"Adapting to Current Needs"

May 2, 2010 Acts 6:1-8


While changing the newspaper around the edges of our aging cat's litterbox, I spotted this photo of a local pastor and the president of that community's Lions Club holding a cheque. At first you might think, "How nice - a church making a donation to a benevolent cause in the community." But wait - the headline reads, "Dungannon do-gooding heats up local church." It turns out the Lions Club had pledged to match donations up to $1,000 towards furnace repairs at the church. About $2300 was raised in total: a very kind gesture on behalf of the community. But isn't there something wrong with this picture? Shouldn't it be the other way around, the church giving to the community? Has it really come to this - that we as Christians are dependent upon support financially from our unchurched neighbours? The article quotes the pastor as saying, "Hopefully this is a sign that more people will join us on Sundays and support the church regularly to keep it operating well into the future." Hmm - don't think I'll hold my breath about that one. In a secular society like ours, people are increasingly suspicious of organized religion that may be perceived as 'guilting' people to participate, or at best, runs programs in an attempt to attract people so the cause may continue for its own sake. Folks are quick to spot any 'angle' in our activities.

In the book of Acts, the early church remembered the words the Lord Jesus Himself said: "It is more blessed to give than to receive." (Acts 20:35) In Acts chapter 6, we find the early church responding creatively and benevolently to social needs, without losing a sense of important spiritual priorities.


There are at least 3 passages in the first half-dozen chapters of Acts that describe hallmarks of the early church. Acts 2:42-47 mentions the apostles' teaching, fellowship, breaking of bread (communion), and prayer; apostles doing wonders and miraculous sings; benevolence, as believers sold real estate and gave to anyone as they had need; and meeting together in the temple courts - public space.

In Acts 4:29-35 there are some similar features mentioned: speaking the word; miraculous signs and wonders; they were one in heart and mind, sharing everything; and there was benevolence - selling their goods and distributing to others as they had need. The apostles testified to the resurrection of the Lord Jesus with great power.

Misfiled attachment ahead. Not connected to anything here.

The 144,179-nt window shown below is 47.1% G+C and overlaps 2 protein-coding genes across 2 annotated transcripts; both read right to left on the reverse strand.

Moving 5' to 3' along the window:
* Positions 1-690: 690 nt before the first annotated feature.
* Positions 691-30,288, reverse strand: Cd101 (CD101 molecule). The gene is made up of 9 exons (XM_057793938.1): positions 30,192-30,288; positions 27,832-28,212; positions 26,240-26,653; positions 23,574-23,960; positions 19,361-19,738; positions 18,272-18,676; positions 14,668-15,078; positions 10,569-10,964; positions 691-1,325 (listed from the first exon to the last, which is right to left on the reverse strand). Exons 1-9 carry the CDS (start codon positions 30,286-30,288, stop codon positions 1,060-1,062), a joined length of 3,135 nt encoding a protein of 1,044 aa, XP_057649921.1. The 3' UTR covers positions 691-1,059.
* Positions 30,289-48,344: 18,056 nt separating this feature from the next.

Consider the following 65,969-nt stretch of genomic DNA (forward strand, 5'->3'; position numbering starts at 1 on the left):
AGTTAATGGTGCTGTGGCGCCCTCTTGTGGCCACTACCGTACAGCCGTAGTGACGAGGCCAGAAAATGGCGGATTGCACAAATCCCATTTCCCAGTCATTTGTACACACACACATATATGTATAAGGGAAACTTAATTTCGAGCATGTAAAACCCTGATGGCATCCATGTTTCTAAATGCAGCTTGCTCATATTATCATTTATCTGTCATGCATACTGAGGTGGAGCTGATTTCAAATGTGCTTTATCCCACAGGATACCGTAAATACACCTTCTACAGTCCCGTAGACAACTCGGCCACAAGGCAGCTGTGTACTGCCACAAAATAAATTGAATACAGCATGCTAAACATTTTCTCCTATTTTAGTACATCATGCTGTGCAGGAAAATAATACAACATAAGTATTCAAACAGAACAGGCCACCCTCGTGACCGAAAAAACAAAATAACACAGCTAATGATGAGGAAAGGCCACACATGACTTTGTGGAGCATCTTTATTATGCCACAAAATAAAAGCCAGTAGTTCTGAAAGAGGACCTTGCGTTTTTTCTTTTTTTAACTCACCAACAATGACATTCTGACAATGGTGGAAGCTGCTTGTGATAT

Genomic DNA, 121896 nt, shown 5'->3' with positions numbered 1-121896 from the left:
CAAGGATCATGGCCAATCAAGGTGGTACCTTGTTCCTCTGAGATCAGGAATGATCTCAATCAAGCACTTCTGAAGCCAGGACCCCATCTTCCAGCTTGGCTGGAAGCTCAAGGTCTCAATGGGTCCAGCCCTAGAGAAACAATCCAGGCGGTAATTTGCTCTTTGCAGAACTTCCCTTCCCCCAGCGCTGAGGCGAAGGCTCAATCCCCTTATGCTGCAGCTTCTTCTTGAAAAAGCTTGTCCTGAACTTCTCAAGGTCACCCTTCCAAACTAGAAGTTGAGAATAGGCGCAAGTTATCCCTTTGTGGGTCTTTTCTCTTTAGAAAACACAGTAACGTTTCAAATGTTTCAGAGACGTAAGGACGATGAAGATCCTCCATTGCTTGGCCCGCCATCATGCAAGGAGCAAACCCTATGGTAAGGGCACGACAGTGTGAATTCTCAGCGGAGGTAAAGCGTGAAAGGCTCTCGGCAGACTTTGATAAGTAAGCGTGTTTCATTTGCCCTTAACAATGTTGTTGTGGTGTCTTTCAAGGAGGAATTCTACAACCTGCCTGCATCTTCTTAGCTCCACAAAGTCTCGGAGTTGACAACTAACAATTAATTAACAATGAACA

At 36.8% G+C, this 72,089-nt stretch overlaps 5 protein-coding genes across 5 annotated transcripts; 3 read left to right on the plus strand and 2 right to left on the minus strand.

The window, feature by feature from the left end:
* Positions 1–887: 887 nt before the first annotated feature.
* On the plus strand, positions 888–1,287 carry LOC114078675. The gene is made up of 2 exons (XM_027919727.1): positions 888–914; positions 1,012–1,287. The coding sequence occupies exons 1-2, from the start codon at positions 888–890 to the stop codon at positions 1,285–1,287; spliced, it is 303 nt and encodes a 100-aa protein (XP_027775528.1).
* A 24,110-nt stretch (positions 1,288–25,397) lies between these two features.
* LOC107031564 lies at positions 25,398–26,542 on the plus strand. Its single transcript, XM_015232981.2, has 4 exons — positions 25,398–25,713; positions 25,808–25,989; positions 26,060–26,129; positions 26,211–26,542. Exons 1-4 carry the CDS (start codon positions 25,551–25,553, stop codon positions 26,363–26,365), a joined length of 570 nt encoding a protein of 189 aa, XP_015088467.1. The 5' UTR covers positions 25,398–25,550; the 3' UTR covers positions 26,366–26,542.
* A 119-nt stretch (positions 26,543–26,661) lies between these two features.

Again, in Acts 5:12-16, the apostles performed many miraculous signs and wonders; the believers met together in an area of the Temple known as Solomon's Colonnade, sort of a porch inside the inner wall enclosing the outer court. Also crowds gathered from the surrounding towns, bringing the sick and those tormented by evil spirits, and all were healed.

So in these brief snapshots of early church life we see repeated emphasis on 4 key features: teaching and preaching of the message about Jesus; miraculous signs and wonders - things that only God could do; fellowship, meeting together; and benevolent generosity, selling and giving wealth so no one would be in need (remember, there was no welfare system or old age security). This together came across as 'Good News' to hurting, broken, bound-up people.

Contrast that, the church (without walls), to what we might call "The System" - with walls. The Way movement challenged the Jewish Temple system as more and more folks were drawn to it like bees to pollen. 6:7 records, "So the word of God spread.The number of disciples in Jerusalem increased rapidly, and a large number of priests became obedient to the faith." That last part especially must have rattled the religious authorities - even lower-tier leaders, the priests, were joining the church. 6:8 says the new church leader Stephen "full of God's grace and power, did great wonders and miraculous signs among the people.Opposition arose, however..." What was the essence of the System's criticism of the new movement? Read the charges in vv13f, "speaking against this holy place [the Temple] and against the law.For we have heard him say that this Jesus of Nazareth will destroy this place and change the customs Moses handed down to us."

The problem was that the Jewish system had become institutionalized and legalized to the point it no longer facilitated people's meeting with God. There was a barnacle-ization of belief (barnacles are hard-shelled sea creatures that cling to the bottom of boats, slowing them down, so they have to be scraped off from time to time); there was an encrusted entrenchment of religion.